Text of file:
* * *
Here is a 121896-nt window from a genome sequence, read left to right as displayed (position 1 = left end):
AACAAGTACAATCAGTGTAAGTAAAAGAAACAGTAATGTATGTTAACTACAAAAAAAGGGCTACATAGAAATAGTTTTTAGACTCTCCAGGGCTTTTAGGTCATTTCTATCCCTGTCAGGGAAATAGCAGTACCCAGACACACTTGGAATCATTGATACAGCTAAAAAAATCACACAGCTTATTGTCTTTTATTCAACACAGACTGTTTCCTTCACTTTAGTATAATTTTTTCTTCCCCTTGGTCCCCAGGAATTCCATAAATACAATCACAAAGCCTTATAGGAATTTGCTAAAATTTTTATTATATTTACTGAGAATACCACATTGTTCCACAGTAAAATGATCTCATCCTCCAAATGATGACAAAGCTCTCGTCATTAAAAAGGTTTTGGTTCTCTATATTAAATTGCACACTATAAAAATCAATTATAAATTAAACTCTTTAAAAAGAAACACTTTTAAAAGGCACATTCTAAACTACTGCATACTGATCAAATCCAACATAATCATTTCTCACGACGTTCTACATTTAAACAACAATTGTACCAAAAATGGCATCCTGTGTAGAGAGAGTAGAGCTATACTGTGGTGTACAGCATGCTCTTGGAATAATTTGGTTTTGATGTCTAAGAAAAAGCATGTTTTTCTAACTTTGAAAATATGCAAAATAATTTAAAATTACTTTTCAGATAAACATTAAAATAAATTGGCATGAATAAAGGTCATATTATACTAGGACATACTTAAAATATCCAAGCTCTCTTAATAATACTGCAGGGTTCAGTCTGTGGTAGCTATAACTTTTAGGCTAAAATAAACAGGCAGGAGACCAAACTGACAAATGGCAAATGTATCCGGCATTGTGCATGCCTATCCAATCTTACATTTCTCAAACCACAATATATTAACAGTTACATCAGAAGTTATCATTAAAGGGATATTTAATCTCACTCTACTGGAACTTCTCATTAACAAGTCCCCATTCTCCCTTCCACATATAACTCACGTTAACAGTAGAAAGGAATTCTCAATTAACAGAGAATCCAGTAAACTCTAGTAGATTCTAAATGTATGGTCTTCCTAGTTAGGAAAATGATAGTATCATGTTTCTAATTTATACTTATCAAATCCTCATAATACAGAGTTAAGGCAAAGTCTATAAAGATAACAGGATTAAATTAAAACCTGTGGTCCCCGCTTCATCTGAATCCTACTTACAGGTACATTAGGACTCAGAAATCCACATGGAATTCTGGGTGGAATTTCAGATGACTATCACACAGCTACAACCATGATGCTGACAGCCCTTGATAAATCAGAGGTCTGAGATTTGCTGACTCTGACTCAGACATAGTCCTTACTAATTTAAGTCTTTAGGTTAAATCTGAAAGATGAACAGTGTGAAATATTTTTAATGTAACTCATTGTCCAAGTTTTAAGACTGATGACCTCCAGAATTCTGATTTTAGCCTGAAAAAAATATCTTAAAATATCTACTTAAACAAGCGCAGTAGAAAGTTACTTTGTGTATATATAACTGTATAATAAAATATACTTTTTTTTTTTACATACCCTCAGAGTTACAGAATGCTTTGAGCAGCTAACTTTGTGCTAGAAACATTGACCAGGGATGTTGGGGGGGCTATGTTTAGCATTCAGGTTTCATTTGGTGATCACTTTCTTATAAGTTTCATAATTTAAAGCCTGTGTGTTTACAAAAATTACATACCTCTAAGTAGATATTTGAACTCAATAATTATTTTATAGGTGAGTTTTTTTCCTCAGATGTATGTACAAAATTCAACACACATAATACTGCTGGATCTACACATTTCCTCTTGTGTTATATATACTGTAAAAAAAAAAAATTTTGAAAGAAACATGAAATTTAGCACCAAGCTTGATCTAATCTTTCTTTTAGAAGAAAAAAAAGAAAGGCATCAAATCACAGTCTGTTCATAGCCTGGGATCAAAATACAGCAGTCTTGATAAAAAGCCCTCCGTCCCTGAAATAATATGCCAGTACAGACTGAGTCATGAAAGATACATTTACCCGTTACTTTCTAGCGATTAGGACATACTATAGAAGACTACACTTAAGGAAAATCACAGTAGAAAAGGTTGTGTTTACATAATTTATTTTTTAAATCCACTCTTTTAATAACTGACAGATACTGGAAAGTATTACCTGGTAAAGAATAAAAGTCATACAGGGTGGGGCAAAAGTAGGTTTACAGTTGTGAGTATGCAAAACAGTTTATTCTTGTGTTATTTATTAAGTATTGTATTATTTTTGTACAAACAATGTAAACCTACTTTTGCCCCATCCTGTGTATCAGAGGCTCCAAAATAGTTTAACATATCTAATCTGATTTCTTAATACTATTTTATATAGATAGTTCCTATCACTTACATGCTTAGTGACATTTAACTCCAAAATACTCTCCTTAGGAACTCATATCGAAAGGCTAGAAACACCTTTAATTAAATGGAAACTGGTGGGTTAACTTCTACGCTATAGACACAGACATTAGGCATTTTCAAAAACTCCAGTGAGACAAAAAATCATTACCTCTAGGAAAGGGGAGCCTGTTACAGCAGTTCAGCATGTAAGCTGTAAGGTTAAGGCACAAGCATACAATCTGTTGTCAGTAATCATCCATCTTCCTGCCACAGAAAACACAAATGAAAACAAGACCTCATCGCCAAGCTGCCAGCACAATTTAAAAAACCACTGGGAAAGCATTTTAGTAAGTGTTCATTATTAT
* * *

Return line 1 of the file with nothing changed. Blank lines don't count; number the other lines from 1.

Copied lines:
Here is a 121896-nt window from a genome sequence, read left to right as displayed (position 1 = left end):